Locals, biologists face off over whale shark feeding
MetadataShow full item record
Tan-awan, in the southern Philippines island of Cebu, used to be a sleepy village that never saw tourists unless they were lost or in transit. Yet now they flock there by the hundreds - to swim with whale sharks, the world’s largest fish. Whale sharks are lured to the Tan-awan coastline of the Oslob district by fishermen who hand feed them small shrimp, drawing divers and snorkelers to see the highly sought-after animals, known as gentle giants of the sea. But the practice has sparked fierce debate on the internet and among biologists, who decry it as unnatural.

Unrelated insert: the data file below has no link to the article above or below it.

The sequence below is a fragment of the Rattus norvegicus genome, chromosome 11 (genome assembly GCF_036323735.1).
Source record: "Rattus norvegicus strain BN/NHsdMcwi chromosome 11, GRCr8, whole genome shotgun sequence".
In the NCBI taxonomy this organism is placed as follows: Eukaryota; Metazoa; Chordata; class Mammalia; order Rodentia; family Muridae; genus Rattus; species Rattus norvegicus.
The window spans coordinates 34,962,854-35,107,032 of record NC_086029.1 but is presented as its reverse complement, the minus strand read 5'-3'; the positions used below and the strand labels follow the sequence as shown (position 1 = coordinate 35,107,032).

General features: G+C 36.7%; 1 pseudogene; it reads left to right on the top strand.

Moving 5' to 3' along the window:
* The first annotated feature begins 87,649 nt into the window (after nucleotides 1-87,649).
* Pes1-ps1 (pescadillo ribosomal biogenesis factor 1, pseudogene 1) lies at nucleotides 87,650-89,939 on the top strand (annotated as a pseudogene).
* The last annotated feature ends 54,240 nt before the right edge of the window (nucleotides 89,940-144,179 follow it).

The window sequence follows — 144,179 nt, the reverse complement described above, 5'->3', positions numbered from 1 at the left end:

Locals, biologists face off over whale shark feeding. (2013, March 14). BusinessWorld, p. S1/11
Associated contentOnline version
Feeding; Marine fish; Tourism; Fishers; Livelihoods; Vulnerable species; Scuba diving; Biologists; Animal welfare; Behaviour; Environmental impact; Ecotourism; Tan-awan Oslob Sea Warden and Fishermen Association; International Union for Conservation of Nature (IUCN); Physalus; Lagahid, Ramoncito; Lagahid, Aikie; Craven, Samantha; Buguis, Cecilia; Ponzo, Alessandro; Craven, Samantha
- BusinessWorld